Mar. 21, 2001 CHAMPAIGN, Ill. — By measuring how long it takes phonons (lattice vibrations) to travel through a thin crystal, University of Illinois researchers have found experimental evidence of an unusual spin-density-wave ground state in lead superconductors.
"Lead is a conventional superconductor with not-so-conventional properties," said Jim Wolfe, a UI professor of physics and a researcher at the university’s Frederick Seitz Materials Research Laboratory. "Anomalies in the lattice dynamics, specific heat and acoustic attenuation in lead superconductors have puzzled researchers for several decades. Now, we are much closer to a viable explanation." Several years ago, Albert Overhauser – a physicist at Purdue University – proposed a theory to account for some of this odd behavior. Overhauser suggested that the ground state for lead possessed an unusual spin-density-wave structure not normally found in superconductors.
"If spin-density waves did, indeed, exist in lead, they would create a large anisotropy in the superconducting gap," Wolfe said. "We thought this anisotropy might be revealed by imaging the transmission of phonons through a single crystal of high-purity lead."
Wolfe’s research group invented the method of phonon imaging in order to examine the propagation and scattering of high-frequency phonons in crystals at low temperatures. The technique – which measures the spatial pattern of heat flux emanating from a point source – can probe anisotropies in the superconducting gap of conventional superconductors.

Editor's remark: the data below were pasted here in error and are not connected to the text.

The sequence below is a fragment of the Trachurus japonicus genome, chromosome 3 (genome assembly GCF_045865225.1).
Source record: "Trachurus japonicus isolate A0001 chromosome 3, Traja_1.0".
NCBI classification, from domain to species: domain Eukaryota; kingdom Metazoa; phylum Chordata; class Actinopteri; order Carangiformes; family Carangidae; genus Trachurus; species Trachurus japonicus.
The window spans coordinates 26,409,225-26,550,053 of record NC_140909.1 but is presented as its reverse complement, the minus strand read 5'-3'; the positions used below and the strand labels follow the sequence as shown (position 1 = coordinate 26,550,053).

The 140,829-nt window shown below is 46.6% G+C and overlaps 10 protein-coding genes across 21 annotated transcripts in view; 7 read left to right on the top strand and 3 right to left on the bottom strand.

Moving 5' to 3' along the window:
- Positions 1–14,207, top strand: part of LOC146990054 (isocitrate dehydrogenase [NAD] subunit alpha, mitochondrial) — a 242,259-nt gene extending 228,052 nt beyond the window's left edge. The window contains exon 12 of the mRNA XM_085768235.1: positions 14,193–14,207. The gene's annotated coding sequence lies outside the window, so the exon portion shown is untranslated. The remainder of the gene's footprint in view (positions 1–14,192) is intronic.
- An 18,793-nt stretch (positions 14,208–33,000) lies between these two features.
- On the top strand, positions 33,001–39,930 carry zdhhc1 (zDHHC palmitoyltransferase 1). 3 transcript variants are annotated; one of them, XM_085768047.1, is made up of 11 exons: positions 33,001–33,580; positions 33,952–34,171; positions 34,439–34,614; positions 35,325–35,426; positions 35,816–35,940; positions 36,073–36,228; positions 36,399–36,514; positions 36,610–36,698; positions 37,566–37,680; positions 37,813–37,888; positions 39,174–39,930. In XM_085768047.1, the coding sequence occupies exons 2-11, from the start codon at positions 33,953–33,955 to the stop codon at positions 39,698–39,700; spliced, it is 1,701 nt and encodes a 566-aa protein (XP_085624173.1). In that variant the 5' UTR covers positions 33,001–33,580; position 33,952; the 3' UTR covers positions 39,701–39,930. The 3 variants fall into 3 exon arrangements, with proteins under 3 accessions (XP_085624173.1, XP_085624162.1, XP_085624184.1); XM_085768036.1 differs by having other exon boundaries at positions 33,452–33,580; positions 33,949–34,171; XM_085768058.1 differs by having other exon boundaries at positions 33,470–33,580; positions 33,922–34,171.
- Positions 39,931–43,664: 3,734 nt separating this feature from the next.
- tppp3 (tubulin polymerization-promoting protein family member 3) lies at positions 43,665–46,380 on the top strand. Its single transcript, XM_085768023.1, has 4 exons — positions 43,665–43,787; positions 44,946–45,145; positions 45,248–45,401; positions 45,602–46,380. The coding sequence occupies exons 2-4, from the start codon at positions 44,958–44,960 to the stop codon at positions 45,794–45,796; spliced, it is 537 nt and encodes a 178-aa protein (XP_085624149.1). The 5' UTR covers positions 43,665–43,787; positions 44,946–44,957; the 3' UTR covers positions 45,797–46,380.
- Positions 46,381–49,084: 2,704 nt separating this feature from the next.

To image phonons, Wolfe and his graduate student, Jonathan Short, use a laser pulse to generate thermal energy at a point on the surface of a supercooled crystal. They record the arrival of the thermal energy after it propagates through the crystal lattice to a detector – a small, superconducting aluminum bolometer. Scanning the laser beam, they piece together many measurements to create a time-lapse movie showing phonon movement.
"In our experiment, we found certain directions in which the phonons are attenuated, even though the usual expectation for lead is that the superconducting gap is very isotropic," Wolfe said. "This suggests there are directions in the superconductor where the energy gap is much lower than usual."
For a large energy gap, phonons can propagate ballistically – that is, without scattering off electrons. A significant reduction in the gap along specific directions will result in highly anisotropic attenuation of these phonons, producing a pattern of dark lines in a phonon image.
"Our experiment provides an interesting piece of evidence that seems to support Overhauser’s theory," Wolfe said. "The present theoretical challenge is to apply the spin-density-wave theory to the specific electronic structure of lead and see if the experimental results are reproduced in detail."
Short and Wolfe presented their latest findings March 16 during a meeting of the American Physical Society, held in Seattle. The U.S. Department of Energy funded the work.
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